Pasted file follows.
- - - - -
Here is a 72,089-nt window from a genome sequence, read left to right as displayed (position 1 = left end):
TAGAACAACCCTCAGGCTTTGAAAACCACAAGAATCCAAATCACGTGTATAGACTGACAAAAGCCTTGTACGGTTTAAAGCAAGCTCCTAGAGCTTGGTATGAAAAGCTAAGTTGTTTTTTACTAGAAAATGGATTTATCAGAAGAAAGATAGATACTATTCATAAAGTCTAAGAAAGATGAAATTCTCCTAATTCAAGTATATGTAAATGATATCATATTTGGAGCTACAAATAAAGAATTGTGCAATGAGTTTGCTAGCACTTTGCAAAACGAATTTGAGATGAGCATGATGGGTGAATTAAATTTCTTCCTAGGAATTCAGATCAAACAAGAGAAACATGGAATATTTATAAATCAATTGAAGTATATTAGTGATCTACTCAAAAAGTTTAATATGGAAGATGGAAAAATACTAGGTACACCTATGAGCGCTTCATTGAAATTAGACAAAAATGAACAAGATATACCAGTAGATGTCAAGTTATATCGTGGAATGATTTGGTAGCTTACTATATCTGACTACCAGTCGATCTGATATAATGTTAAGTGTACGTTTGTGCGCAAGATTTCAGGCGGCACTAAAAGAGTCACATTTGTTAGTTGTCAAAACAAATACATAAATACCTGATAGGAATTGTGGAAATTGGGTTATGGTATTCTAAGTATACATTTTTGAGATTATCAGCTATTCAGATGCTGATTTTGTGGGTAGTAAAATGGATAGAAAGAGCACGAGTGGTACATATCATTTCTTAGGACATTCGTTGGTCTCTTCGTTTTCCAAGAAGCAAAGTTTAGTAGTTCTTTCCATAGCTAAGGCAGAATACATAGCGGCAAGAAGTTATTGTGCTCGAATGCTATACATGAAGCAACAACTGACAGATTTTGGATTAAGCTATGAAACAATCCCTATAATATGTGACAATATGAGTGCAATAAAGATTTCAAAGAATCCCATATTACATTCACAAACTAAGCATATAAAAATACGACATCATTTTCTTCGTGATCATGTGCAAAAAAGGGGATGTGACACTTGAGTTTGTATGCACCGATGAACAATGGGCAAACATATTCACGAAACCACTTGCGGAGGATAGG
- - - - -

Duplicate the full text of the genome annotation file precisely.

Here is a 72,089-nt window from a genome sequence, read left to right as displayed (position 1 = left end):
TAGAACAACCCTCAGGCTTTGAAAACCACAAGAATCCAAATCACGTGTATAGACTGACAAAAGCCTTGTACGGTTTAAAGCAAGCTCCTAGAGCTTGGTATGAAAAGCTAAGTTGTTTTTTACTAGAAAATGGATTTATCAGAAGAAAGATAGATACTATTCATAAAGTCTAAGAAAGATGAAATTCTCCTAATTCAAGTATATGTAAATGATATCATATTTGGAGCTACAAATAAAGAATTGTGCAATGAGTTTGCTAGCACTTTGCAAAACGAATTTGAGATGAGCATGATGGGTGAATTAAATTTCTTCCTAGGAATTCAGATCAAACAAGAGAAACATGGAATATTTATAAATCAATTGAAGTATATTAGTGATCTACTCAAAAAGTTTAATATGGAAGATGGAAAAATACTAGGTACACCTATGAGCGCTTCATTGAAATTAGACAAAAATGAACAAGATATACCAGTAGATGTCAAGTTATATCGTGGAATGATTTGGTAGCTTACTATATCTGACTACCAGTCGATCTGATATAATGTTAAGTGTACGTTTGTGCGCAAGATTTCAGGCGGCACTAAAAGAGTCACATTTGTTAGTTGTCAAAACAAATACATAAATACCTGATAGGAATTGTGGAAATTGGGTTATGGTATTCTAAGTATACATTTTTGAGATTATCAGCTATTCAGATGCTGATTTTGTGGGTAGTAAAATGGATAGAAAGAGCACGAGTGGTACATATCATTTCTTAGGACATTCGTTGGTCTCTTCGTTTTCCAAGAAGCAAAGTTTAGTAGTTCTTTCCATAGCTAAGGCAGAATACATAGCGGCAAGAAGTTATTGTGCTCGAATGCTATACATGAAGCAACAACTGACAGATTTTGGATTAAGCTATGAAACAATCCCTATAATATGTGACAATATGAGTGCAATAAAGATTTCAAAGAATCCCATATTACATTCACAAACTAAGCATATAAAAATACGACATCATTTTCTTCGTGATCATGTGCAAAAAAGGGGATGTGACACTTGAGTTTGTATGCACCGATGAACAATGGGCAAACATATTCACGAAACCACTTGCGGAGGATAGG